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    Got the Job? Get the Work Permit!

     

    BEFORE YOU CAN WORK, YOU WILL NEED A WORK PERMIT

    What to do:

    1. Pick up from your school or download  “Request for Work Permit and Statement of Intent to Employ Minor Work Permit Application” at:
      Work Permit Application  (Work Permits are “location specific” and need specific Employer Information)
    2. Fill in the schools and your information.
    3. Get your parent or guardian’s signature.
    4. Get your new employer to fill it in and sign it.
    5. Deliver the form to the person at your school who issues work permits.
    6. Ask when you can come back to pick up your work permit.
    7. Please allow adequate time for processing!

    You need to have a work permit before your first day on the job. 

    Don't forget to

    1. Pick up your work permit from your school
    2. Give a copy of the permit to your employer

    Students are expected to maintain a 2.0 or higher GPA and have acceptable attendance.  Beginning Fall 2021, students must have and maintain a 2.0 GPA with no more than one F and have satisfactory attendance to obtain and keep their work permit valid.  Students falling into either category (GPA lower than 2.0, more than 1 F and/or unsatisfactory attendance) will be issued a warning and have two weeks to improve.  If no improvement is made, work permit may be revoked.

    PLEASE NOTE: Student must be present when picking up his/her completed work permit, as an original signature is required by the student. Incomplete applications will delay the processing of your Work PermitParents may not sign for students.

    Click here for the Request for Work Permit and Statement of Intent to Employ Minor Work Permit Application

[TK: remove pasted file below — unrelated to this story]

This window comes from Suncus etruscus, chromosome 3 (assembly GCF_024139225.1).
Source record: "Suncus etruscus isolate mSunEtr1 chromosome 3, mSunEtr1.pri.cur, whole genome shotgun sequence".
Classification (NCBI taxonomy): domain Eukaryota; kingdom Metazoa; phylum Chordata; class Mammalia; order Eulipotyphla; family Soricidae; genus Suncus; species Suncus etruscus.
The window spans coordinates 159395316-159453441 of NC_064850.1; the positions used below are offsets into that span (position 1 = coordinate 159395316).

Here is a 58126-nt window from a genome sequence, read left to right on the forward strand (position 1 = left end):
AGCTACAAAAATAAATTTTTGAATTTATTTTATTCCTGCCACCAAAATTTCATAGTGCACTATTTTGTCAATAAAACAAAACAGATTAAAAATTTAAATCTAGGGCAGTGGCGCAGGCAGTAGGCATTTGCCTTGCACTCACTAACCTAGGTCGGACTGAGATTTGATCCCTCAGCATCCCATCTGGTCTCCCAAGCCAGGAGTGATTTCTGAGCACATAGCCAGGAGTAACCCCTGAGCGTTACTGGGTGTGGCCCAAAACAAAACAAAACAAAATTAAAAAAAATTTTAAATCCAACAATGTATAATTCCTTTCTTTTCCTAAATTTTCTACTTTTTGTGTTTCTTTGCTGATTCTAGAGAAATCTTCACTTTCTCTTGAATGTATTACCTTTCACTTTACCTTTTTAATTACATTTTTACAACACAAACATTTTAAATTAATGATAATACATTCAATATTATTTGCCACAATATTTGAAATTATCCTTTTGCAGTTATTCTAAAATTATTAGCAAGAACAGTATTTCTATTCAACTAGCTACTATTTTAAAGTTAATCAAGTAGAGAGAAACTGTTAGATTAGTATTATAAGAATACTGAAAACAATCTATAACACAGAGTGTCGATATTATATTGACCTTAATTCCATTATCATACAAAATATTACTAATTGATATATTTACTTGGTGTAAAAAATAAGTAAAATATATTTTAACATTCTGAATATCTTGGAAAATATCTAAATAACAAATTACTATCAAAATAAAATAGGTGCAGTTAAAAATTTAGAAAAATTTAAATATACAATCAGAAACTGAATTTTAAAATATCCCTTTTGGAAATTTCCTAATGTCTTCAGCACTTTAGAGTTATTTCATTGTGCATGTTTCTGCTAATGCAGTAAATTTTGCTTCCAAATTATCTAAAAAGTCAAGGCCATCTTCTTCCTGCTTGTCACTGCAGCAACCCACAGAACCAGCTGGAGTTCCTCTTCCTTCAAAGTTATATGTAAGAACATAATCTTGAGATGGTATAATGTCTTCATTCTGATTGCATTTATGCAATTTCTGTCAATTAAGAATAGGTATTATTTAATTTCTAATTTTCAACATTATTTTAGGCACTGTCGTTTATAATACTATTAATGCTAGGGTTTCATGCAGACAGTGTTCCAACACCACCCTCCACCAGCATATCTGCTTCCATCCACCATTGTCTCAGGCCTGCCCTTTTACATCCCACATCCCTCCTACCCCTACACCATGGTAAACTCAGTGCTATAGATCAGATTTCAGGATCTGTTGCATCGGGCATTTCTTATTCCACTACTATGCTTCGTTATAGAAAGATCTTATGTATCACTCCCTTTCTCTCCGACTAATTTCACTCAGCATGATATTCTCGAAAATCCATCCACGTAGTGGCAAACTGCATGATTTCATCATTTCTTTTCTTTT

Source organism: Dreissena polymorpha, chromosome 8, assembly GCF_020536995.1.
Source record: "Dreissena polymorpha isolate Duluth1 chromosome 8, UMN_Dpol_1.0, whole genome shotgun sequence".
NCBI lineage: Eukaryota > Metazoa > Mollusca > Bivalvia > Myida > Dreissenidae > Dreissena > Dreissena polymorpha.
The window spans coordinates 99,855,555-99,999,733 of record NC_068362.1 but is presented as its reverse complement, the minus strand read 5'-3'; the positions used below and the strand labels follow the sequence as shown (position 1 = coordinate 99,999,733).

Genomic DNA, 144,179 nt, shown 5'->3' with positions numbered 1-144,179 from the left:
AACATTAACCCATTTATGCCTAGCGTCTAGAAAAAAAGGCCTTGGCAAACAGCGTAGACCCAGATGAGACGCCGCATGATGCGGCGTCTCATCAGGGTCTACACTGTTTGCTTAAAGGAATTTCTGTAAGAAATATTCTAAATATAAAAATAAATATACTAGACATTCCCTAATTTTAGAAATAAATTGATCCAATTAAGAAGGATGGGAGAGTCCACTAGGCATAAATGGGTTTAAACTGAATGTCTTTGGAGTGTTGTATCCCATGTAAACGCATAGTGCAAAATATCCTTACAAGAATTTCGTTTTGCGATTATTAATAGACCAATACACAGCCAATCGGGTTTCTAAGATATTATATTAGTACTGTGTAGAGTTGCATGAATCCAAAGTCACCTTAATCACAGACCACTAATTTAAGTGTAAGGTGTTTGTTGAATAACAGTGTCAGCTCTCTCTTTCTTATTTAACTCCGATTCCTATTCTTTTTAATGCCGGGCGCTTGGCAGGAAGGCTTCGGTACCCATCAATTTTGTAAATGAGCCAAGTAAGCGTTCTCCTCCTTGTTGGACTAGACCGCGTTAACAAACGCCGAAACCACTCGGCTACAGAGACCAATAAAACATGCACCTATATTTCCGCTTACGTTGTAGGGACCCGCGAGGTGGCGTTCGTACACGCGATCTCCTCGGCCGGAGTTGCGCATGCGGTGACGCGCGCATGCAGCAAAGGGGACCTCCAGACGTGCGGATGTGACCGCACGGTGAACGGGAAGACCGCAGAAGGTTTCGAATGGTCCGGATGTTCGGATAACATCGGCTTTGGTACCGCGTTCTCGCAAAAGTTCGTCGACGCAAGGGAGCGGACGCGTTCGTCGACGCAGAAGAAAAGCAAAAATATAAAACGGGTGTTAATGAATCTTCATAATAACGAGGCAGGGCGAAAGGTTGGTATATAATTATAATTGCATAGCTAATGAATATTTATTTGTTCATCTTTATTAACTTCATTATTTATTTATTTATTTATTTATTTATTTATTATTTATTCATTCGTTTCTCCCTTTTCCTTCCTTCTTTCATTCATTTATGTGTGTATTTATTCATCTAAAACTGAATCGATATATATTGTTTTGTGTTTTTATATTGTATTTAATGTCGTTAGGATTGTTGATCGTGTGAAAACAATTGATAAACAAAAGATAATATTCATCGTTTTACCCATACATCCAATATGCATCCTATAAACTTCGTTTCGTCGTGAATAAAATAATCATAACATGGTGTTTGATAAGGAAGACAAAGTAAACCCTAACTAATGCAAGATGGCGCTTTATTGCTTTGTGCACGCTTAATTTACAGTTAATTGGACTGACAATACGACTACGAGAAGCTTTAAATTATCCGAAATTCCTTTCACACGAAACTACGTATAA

FIRST DAY AT WORK

    There are various forms to fill in on your first day at work. Here are a few:

    W-4 Employee’s Withholding Allowance. This is a tax form. Your employer cannot give you any advice on how to fill it out. Before your first day, you might want to look at the form so you know what you need to do. The form tells the employer:

    • The number of withholding allowances the employee claims
    • Whether the employee wants an extra amount withheld
    • Whether the employee claims to be exempt from withholding
    • The form’s effective date

    I-9 Employment Eligibility Verification Form. You’ll have to complete the I-9 form and provide paperwork showing you’re legally entitled to work in the United States. Everyone who works in the United States has to complete the I-9 form.

    There are many types of documents you can use to verify your eligibility, too many to list here. For a list of acceptable documents, look at the last page of the I-9 form (link in Lesson Resources handout). Your documents must be original—copies are unacceptable.

    Company-specific Forms. Many employers have a series of forms that are specific to company procedures. These may include:

    • Company handbook acknowledgment
    • Drug test consent agreement
    • Confidentiality agreement

    REQUIREMENTS FOR ACQUIRING AND MAINTAINING A WORK PERMIT

    Beginning Fall 2021, students must have and maintain a 2.0 GPA with no more than one F and have satisfactory attendance to obtain and keep their work permit valid.  Students falling into either category (GPA lower than 2.0, more than 1 F and/or unsatisfactory attendance) will be issued a warning and have two weeks to improve.  If no improvement is made, work permit may be revoked.


    The Entertainment Work Permit

    Form:  APPLICATION FOR PERMISSION TO WORK IN THE ENTERTAINMENT INDUSTRY

    Instructions for the Application for Permission to Work in the Entertainment Industry:

    1. Download the permit
    2. Complete Section A and C
    3. Complete the required training in Section D
    4. Bring a copy of the certificate of completion from Section D along with the Entertainment Work Permit to the College & Career Center for completion of Section B

    Important Information for the Working Teen

    ~Factsheet answers common questions about working teens, including rights on the job, hazards to look out for, and many more

    ~Tip Sheets for Young Teens by Industry

    ~So, you've got the job!  This one-page flyer outlines information and resources for young workers. Developed by the California Resource Network for Young Worker Health and Safety